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DENANA - Design criteria for sustainable nanomaterials

Veröffentlichungen Projekt DENANA




Overall findings from the project DENANA (2014 - 2017)

One of the major objectives of DENANA was to derive design criteria and to test the usability of data generated in the project for hazard and risk assessment of nanomaterials. The nanomaterials silicon dioxide, (SiO2), cerium dioxide (CeO2) and silver (Ag) were chosen due to their market relevance as they are added, among other things, to lubricants, catalytic convertors, medical products and abrasives and a potential environmental exposure of these nanomaterials. In order to differentiate between the potential of certain nanomaterial properties to influence a specific environmental behaviour or an environmental effect and thus to function as possible design criteria, variations of these nanomaterials were prepared and tested in different behavioural and effect investigations.


Europium- and Palladium-doped CeO2-NMs and functionalized SiO2-NMs were prepared in the frame of the DENANA project and extensively studied for their toxic potential in water and soil. Goal of the developmental work on the SiO2-NM was to optimise lubricants. In addition to the ecotoxicological effects of nanomaterials, questions on the behaviour of nanomaterials in soils and sediments, especially mobility and transport, were considered.

Only very limited statements on the relevance of the tested differences in the physico-chemical properties of the nanomaterials with regard to the ecotoxicological effects can be made since no clear effects or clear differences of effects and behaviour between the various nanomaterials occurred. Therefore, it is hard to assess the relevance of the individual physicochemical properties as design criteria for environmentally sound nanotechnology applications. Based on the data generated in DENANA, however, qualitative statements on the suitability of the various physicochemical properties as relevant design criteria for applications using the three nanomaterials are possible. The following relevant parameters were identified: core material, ion toxicity, solubility and zeta potential. The suitability of primary particle size and ROS formation potential as design criteria for nanomaterials cannot be determined based on the DENANA data. In addition, the agglomeration behaviour under environmental conditions should be considered for the respective application scenarios.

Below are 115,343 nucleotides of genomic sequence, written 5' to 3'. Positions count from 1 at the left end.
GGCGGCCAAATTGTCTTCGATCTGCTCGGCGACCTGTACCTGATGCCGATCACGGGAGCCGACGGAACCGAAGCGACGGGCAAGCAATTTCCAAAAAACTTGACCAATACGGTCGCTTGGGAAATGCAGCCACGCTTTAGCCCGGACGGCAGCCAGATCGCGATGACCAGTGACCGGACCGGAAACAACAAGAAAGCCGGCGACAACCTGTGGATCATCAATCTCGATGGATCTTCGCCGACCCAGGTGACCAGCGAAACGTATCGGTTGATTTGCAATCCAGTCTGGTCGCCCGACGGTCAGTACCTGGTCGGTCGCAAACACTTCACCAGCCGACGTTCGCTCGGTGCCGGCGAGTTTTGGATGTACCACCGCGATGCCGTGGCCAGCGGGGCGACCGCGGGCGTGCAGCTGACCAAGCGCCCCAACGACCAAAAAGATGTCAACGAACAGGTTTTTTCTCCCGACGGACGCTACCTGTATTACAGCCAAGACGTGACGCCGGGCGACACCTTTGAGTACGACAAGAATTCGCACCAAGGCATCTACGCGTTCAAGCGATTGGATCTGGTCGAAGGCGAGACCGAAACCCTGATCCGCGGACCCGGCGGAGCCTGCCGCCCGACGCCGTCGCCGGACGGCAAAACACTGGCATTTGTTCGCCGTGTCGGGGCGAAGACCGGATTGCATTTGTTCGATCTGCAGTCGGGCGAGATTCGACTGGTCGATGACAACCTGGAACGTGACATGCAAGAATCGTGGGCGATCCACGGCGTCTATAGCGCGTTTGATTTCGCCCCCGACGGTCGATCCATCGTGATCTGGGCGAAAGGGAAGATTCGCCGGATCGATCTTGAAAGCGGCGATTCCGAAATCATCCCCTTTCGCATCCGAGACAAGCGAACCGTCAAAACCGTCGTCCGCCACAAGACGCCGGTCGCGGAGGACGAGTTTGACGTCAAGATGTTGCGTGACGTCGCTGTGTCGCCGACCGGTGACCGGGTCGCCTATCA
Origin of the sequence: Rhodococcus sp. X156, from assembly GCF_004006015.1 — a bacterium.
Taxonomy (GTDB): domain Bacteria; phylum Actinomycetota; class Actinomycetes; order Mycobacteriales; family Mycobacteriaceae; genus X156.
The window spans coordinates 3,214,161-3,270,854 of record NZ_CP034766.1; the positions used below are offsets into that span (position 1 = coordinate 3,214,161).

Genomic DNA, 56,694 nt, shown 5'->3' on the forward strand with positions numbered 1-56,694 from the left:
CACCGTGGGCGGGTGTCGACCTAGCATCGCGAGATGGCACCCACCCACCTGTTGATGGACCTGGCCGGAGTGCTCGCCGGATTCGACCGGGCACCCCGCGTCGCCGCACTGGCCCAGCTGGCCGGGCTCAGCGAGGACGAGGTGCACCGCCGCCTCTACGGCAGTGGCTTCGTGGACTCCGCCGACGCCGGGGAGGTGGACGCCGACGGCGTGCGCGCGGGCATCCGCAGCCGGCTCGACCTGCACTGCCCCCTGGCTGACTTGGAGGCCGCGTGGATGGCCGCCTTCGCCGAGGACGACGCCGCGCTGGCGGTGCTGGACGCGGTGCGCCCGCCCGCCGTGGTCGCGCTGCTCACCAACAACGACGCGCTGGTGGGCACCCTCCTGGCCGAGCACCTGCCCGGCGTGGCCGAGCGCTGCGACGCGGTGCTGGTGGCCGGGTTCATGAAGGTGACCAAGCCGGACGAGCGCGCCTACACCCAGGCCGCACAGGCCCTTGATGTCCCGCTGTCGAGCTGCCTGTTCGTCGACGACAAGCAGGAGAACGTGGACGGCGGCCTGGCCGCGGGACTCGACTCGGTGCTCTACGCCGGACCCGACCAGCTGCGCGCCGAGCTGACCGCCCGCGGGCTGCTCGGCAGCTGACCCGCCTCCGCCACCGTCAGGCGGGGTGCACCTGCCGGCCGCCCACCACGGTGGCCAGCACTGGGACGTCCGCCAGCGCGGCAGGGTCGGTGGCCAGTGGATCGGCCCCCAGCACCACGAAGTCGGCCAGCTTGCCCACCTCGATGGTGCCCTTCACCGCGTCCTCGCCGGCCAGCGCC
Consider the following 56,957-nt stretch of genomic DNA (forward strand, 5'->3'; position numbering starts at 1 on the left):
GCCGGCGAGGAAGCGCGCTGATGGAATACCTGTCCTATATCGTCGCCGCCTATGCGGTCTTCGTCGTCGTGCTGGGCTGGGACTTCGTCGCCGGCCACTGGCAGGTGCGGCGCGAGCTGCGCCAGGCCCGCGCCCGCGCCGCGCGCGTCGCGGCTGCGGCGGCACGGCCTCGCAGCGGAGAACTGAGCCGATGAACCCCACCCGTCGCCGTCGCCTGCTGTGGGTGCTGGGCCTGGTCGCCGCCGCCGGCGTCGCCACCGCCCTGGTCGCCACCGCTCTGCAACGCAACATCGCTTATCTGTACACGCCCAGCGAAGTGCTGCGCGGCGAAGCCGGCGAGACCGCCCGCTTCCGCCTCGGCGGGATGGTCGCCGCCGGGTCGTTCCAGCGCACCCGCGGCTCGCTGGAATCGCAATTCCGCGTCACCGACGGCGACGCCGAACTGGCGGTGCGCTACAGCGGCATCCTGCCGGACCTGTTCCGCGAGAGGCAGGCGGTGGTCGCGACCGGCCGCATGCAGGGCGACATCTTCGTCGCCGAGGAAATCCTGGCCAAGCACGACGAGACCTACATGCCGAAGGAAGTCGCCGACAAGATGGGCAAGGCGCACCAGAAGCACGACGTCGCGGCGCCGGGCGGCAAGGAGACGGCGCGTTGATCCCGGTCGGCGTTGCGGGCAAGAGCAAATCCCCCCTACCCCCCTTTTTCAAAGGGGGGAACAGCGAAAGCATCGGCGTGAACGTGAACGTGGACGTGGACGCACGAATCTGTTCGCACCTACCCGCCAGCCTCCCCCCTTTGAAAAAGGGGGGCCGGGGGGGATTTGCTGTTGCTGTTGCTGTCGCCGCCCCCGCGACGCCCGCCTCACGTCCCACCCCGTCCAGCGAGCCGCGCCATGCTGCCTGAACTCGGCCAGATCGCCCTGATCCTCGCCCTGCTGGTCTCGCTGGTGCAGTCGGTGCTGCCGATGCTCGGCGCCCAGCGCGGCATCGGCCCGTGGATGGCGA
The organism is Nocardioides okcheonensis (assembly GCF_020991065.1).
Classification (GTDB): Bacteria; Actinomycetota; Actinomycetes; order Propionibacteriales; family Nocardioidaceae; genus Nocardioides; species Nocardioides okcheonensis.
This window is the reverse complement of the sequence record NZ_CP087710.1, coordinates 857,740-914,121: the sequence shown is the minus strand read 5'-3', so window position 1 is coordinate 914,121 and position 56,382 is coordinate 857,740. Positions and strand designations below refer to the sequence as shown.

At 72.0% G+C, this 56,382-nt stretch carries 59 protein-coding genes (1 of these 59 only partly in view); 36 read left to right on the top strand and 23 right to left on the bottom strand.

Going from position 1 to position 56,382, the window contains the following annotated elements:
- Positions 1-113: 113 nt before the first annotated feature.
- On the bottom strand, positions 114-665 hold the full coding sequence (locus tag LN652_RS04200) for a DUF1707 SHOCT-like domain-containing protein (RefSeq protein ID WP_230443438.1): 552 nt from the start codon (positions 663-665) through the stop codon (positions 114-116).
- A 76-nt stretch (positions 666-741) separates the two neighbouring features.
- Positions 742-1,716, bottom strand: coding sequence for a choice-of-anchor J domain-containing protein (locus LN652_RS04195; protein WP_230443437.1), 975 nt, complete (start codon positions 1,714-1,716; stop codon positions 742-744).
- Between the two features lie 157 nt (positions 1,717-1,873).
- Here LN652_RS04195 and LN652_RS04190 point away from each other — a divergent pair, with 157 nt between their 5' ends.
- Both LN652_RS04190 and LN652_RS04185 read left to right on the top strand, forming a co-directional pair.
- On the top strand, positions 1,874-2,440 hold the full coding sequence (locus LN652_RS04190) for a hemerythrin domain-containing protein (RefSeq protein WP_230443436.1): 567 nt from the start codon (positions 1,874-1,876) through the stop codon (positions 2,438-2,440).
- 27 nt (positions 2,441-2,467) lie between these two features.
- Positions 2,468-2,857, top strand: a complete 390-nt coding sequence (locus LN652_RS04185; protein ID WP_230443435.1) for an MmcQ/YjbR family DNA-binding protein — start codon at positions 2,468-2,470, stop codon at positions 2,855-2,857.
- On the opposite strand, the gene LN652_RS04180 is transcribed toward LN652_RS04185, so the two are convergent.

Furthermore, the ecotoxicological behaviour of the nanomaterials affected other properties, which are critical for an environment-friendly, harmless design. Throughout the investigation period of 3 years, the Ag-NM continuously caused negative effects in the investigated soil microorganisms (ammonium-oxidizing microorganisms with substrate-induced respiration) under field conditions, which could not be reversed by sulphidation of the Ag-NM. For sewage sludge applications it is therefore necessary to assume an accumulation of the respective substance and, in the case of silver, a significant increase in the toxicity to the soil microorganisms. This impairment can also be demonstrated in advance in short-term laboratory tests, which can thus serve as early warning indicators for toxic, soluble nanomaterials such as Ag-NM.


Aquatic test systems showed the crucial importance of chronic test systems (algae growth, daphnia reproduction) in the investigation of nanomaterials. An important finding is that the aquatic toxicity observed in chronic tests is caused by agglomeration of the nanomaterials, which causes mechanical / physical effects such as clouding or attachment to the test species, but also malnutrition. An uptake of nanomaterials into plant roots could be demonstrated for Ag-NM and CeO2-NM.

Work on the behaviour of nanomaterials in soil showed that different stabilisation mechanisms of Ag-NM and soil properties lead to variations in the nanomaterials’ mobility in environmental media. Furthermore, the results showed that formulations and dispersion aids can also influence the toxicity of the nanomaterials or, in the case of non-toxic SiO2-NMs, even cause it. 



BMBF Grant No.: 03X0152

Duration01.10.2014 - 30.09.2017 (extended to 31.12.2017)


Project Lead

Universität Bremen Logo

Prof. Dr. Juliane Filser, University of Bremen











Associate Partners







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